As you begin to publish your work and build an online presence, you might wonder if you need to create a Facebook page for yourself as an author. But do you actually need one?
It’s not that you’re not awesome, because you are. But you might not need a Facebook page quite yet. Think about it–when you’re a brand new author, who is going to follow your author page? Your friends and family who are already friends with you on social media, which makes an author page kind of redundant. Honestly, your time would be better spent building up a presence elsewhere on the internet (like a blog or on Patreon) until your reach extends past your loved ones.
However, you shouldn’t discount your friends and family! When the day comes for you to make a Facebook author page, you’ll need people who already like you to follow the page to boost your likes and visibility.
Another reason you might not need a Facebook author page is because of some of the issues with Facebook and its algorithm. Every time it seems like something is working, the Facebook team seems hellbent on ruining it. Seriously, I don’t even see my husband’s posts 90% of the time–and he usually tags me in them! Admittedly, some of that could be user error, but sometimes it’s just the algorithm. With all the recent issues Facebook has been having over the last few years, a lot of people aren’t using it as often. It seems like more people–especially a younger audience–are gravitating towards Snapchat and Instagram.
Twitter is also an option, but from a marketing standpoint, you need to post close to 30 times a day for it to be worth it (unless you’re already very well known). If you post a ton on Twitter–great! If you’re like me and forget Twitter exists, then I suggest trying other avenues.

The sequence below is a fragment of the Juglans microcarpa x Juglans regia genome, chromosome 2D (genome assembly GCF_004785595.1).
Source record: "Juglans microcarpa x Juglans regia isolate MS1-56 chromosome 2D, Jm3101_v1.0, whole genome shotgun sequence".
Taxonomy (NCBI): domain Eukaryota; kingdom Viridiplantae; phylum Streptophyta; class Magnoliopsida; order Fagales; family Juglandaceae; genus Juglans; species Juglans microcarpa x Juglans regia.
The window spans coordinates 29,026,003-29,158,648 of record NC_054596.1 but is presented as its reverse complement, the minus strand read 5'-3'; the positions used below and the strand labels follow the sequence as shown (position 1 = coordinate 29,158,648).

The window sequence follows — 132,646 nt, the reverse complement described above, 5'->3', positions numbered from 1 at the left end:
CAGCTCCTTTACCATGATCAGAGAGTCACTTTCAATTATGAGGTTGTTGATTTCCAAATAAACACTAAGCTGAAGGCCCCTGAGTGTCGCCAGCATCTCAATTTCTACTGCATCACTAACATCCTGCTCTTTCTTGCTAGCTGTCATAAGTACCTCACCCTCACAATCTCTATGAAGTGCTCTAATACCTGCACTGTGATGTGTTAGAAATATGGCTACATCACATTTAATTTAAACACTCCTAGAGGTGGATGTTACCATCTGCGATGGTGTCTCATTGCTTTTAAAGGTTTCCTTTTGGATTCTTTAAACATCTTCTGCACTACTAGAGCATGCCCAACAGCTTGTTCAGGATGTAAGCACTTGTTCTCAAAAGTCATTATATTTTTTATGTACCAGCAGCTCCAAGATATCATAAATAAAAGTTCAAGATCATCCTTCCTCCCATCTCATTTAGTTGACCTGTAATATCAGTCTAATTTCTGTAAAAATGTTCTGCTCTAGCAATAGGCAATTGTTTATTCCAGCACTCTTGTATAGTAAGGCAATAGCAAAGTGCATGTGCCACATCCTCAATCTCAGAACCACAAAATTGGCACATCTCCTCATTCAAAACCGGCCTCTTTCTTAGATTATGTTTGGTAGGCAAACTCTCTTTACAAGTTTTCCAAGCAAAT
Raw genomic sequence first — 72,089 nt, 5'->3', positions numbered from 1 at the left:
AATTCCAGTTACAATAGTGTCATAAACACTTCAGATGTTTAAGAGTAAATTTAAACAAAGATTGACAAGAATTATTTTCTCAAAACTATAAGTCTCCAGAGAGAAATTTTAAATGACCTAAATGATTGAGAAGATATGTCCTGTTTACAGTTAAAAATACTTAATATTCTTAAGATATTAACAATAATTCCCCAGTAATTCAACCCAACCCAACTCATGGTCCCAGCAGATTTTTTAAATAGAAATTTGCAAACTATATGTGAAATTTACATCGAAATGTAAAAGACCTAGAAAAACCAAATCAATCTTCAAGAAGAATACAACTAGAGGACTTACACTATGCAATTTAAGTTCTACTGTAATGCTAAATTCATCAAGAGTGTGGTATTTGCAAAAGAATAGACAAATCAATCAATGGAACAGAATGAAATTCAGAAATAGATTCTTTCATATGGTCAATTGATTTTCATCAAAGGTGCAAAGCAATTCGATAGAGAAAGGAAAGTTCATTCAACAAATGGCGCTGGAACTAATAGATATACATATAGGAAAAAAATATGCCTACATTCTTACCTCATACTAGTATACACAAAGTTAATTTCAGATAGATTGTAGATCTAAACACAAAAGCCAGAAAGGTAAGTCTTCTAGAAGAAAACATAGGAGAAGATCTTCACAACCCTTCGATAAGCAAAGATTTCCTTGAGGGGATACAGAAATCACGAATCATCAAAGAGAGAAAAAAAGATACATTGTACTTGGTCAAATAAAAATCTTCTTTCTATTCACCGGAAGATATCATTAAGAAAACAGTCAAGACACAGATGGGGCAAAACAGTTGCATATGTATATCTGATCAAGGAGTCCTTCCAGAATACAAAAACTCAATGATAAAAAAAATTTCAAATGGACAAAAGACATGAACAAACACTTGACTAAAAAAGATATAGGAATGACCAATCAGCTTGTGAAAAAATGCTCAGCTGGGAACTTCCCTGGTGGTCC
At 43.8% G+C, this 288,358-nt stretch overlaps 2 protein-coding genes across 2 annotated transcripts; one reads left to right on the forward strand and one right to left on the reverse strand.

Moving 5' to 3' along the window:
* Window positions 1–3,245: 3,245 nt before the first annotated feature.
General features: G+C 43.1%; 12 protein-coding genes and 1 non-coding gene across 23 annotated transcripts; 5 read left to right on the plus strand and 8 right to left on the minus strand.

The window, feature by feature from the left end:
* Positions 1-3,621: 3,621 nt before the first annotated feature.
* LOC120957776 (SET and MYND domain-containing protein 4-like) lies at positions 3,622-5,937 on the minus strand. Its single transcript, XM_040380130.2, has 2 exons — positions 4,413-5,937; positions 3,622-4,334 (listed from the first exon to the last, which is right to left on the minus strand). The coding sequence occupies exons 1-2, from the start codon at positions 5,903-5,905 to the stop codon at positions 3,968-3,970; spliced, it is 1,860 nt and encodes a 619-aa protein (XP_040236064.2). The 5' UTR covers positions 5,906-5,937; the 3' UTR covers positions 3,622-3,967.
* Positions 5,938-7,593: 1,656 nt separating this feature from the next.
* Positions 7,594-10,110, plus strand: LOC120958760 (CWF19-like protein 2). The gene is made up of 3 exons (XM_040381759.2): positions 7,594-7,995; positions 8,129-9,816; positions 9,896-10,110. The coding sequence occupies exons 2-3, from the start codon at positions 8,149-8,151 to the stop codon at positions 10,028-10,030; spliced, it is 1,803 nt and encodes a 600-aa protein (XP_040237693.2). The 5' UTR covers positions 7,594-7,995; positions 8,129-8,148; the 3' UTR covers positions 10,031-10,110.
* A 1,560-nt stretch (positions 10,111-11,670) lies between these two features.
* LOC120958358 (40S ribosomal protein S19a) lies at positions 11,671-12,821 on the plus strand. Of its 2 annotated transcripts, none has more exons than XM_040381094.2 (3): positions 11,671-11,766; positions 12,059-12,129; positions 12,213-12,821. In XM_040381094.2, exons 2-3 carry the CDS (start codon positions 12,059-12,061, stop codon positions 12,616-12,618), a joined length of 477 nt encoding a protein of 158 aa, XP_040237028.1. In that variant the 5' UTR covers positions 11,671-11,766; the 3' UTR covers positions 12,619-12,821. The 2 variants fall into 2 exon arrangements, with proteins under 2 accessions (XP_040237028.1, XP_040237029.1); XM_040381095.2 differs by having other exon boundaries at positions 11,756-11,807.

I don’t personally have a Facebook author page, but I just resurrected my Lola Black Instagram page on Monday. I’m planning to post random photos relating to being a writer, both funny memes I find as well as my own pictures. You can check me out on Instagram by clicking here.
Writing can be hard enough and managing social media on top of that can be exhausting. But unfortunately, it’s just the nature of modern publishing. If you’re fortunate enough to get a contract with a big publisher with a marketing department, they’ll do a lot of the work for you. However, if you self-publish or land with a small publisher, the responsibility of marketing falls on you. Like anything else, it’s important to just work it into your schedule so it becomes routine and you can do a little bit at a time rather than everything at once.
Another option is to just lurk around Tumblr and chat with people. After all, that’s what Neil Gaiman does.
By the way, I’m also on Tumblr (click here).
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